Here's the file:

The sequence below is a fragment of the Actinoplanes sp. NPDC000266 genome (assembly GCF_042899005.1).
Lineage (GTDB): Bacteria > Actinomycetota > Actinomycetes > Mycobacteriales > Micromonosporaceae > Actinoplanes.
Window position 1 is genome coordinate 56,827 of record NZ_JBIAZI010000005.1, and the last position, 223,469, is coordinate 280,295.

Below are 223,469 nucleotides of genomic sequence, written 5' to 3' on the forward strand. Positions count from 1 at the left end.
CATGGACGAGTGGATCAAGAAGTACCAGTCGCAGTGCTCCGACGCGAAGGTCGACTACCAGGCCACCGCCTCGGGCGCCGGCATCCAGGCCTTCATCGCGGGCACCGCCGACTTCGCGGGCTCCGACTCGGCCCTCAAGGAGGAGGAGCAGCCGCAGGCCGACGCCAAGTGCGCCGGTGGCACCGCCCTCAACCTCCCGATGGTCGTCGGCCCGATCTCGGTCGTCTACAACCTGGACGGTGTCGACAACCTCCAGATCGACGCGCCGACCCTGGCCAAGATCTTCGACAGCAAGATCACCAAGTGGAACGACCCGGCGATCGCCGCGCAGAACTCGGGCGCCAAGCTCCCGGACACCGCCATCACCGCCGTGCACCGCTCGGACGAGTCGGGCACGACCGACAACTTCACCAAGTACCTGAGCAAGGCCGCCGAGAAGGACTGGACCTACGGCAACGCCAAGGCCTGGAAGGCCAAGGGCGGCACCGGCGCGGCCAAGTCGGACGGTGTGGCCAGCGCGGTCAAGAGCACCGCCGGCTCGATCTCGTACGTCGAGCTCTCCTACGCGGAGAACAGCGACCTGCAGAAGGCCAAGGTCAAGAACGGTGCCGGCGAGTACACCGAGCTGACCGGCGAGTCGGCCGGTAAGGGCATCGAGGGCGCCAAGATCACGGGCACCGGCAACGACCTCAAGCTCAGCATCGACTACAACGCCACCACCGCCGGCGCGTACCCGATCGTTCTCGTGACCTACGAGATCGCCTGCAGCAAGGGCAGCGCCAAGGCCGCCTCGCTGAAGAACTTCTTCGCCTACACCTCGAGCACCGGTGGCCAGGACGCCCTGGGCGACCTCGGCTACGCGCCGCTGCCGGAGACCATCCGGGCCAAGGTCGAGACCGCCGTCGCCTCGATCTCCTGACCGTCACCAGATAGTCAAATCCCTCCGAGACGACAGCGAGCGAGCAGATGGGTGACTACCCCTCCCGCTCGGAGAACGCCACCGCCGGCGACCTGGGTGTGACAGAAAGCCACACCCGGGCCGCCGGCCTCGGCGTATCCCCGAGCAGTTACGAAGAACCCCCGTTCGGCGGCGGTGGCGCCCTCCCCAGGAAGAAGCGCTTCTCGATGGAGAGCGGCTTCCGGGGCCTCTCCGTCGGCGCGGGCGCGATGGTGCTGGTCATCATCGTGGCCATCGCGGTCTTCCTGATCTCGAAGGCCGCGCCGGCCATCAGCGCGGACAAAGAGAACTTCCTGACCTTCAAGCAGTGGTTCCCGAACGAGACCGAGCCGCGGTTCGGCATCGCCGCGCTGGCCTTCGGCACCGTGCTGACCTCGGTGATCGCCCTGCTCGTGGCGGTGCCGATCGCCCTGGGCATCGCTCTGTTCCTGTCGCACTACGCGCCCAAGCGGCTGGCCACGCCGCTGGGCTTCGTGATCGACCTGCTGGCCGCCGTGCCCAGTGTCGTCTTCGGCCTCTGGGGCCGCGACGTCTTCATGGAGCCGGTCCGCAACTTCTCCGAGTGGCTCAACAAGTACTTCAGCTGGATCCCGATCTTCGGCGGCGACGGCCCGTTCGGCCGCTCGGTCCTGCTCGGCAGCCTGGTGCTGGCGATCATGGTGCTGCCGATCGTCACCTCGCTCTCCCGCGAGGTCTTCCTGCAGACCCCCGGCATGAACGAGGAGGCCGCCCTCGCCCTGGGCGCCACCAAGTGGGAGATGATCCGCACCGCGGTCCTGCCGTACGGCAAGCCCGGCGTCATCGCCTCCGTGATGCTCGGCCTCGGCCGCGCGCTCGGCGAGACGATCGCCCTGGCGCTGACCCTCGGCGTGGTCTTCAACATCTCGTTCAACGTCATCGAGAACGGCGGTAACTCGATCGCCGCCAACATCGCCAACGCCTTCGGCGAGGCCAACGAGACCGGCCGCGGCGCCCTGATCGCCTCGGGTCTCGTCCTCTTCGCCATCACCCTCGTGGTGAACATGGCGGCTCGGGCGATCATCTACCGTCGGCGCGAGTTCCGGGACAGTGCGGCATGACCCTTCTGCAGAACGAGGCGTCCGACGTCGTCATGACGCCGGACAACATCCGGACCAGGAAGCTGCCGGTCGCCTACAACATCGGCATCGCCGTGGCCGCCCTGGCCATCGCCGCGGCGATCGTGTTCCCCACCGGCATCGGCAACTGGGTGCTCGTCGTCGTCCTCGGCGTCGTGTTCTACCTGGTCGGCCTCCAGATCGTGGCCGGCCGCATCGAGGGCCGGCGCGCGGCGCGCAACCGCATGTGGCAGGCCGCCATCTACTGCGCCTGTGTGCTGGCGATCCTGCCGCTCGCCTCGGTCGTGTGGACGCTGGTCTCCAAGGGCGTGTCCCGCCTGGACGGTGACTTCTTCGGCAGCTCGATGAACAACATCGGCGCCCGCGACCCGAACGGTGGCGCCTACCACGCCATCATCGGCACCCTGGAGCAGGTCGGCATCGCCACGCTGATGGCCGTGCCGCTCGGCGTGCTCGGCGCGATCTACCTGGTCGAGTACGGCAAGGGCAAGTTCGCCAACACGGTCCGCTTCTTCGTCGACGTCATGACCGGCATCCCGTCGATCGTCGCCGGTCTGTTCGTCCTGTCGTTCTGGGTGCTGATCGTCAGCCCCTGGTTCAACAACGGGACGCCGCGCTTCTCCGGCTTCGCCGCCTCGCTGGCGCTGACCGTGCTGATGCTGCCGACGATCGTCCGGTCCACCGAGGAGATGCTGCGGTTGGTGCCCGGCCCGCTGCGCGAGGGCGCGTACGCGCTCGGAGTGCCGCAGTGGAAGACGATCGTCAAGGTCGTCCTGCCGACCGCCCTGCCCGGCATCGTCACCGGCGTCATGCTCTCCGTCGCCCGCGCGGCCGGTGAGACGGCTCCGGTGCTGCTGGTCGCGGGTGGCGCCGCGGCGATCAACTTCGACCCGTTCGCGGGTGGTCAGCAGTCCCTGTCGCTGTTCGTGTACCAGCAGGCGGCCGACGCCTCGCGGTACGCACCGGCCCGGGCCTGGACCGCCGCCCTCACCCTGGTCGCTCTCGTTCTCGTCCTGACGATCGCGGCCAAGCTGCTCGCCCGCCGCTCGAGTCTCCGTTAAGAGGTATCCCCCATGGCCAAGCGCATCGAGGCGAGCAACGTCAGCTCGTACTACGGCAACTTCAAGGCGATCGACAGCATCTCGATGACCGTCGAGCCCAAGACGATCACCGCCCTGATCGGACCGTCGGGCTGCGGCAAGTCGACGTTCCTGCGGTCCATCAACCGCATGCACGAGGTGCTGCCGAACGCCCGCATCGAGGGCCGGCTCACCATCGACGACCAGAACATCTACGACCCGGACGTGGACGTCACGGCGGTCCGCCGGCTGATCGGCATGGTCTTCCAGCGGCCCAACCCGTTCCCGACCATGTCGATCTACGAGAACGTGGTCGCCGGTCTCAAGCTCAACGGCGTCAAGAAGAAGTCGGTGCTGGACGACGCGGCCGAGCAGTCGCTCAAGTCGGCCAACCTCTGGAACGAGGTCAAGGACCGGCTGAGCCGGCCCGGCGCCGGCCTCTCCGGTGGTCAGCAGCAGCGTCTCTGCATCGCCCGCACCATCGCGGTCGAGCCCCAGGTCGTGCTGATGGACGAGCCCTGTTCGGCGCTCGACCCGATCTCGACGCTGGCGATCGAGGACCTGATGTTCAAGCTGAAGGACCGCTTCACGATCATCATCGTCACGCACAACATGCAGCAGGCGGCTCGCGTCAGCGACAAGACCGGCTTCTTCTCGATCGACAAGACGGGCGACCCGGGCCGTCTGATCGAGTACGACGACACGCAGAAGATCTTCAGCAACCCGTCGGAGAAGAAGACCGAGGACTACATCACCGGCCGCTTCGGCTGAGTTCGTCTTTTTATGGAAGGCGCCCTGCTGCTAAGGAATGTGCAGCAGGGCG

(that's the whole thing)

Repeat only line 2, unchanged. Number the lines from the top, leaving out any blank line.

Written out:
Lineage (GTDB): Bacteria > Actinomycetota > Actinomycetes > Mycobacteriales > Micromonosporaceae > Actinoplanes.